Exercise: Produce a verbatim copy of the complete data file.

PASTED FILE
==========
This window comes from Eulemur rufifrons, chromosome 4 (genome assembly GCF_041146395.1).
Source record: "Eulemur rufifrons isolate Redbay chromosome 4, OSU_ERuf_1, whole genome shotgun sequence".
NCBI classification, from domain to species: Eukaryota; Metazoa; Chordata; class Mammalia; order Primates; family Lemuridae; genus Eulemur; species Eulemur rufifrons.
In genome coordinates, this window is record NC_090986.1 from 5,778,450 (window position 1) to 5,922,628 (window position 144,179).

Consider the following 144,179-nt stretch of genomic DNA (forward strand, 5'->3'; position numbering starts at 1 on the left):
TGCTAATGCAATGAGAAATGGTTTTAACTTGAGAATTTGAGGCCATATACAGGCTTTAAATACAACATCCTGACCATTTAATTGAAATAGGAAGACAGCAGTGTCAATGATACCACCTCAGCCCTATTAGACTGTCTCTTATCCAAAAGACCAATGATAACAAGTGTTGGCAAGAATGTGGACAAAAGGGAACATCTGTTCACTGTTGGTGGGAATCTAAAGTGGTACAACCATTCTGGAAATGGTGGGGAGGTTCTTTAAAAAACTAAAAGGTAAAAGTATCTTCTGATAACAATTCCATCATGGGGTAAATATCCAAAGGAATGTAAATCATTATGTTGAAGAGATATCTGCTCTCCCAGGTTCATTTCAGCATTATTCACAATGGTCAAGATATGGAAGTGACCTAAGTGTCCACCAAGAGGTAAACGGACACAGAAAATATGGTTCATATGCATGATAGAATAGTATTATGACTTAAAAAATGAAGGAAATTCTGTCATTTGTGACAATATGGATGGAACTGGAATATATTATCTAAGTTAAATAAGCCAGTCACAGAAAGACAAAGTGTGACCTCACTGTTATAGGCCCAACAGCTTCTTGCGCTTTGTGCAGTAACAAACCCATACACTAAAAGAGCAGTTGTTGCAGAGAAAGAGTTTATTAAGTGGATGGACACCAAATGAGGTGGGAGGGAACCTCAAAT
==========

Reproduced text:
This window comes from Eulemur rufifrons, chromosome 4 (genome assembly GCF_041146395.1).
Source record: "Eulemur rufifrons isolate Redbay chromosome 4, OSU_ERuf_1, whole genome shotgun sequence".
NCBI classification, from domain to species: Eukaryota; Metazoa; Chordata; class Mammalia; order Primates; family Lemuridae; genus Eulemur; species Eulemur rufifrons.
In genome coordinates, this window is record NC_090986.1 from 5,778,450 (window position 1) to 5,922,628 (window position 144,179).

Consider the following 144,179-nt stretch of genomic DNA (forward strand, 5'->3'; position numbering starts at 1 on the left):
TGCTAATGCAATGAGAAATGGTTTTAACTTGAGAATTTGAGGCCATATACAGGCTTTAAATACAACATCCTGACCATTTAATTGAAATAGGAAGACAGCAGTGTCAATGATACCACCTCAGCCCTATTAGACTGTCTCTTATCCAAAAGACCAATGATAACAAGTGTTGGCAAGAATGTGGACAAAAGGGAACATCTGTTCACTGTTGGTGGGAATCTAAAGTGGTACAACCATTCTGGAAATGGTGGGGAGGTTCTTTAAAAAACTAAAAGGTAAAAGTATCTTCTGATAACAATTCCATCATGGGGTAAATATCCAAAGGAATGTAAATCATTATGTTGAAGAGATATCTGCTCTCCCAGGTTCATTTCAGCATTATTCACAATGGTCAAGATATGGAAGTGACCTAAGTGTCCACCAAGAGGTAAACGGACACAGAAAATATGGTTCATATGCATGATAGAATAGTATTATGACTTAAAAAATGAAGGAAATTCTGTCATTTGTGACAATATGGATGGAACTGGAATATATTATCTAAGTTAAATAAGCCAGTCACAGAAAGACAAAGTGTGACCTCACTGTTATAGGCCCAACAGCTTCTTGCGCTTTGTGCAGTAACAAACCCATACACTAAAAGAGCAGTTGTTGCAGAGAAAGAGTTTATTAAGTGGATGGACACCAAATGAGGTGGGAGGGAACCTCAAAT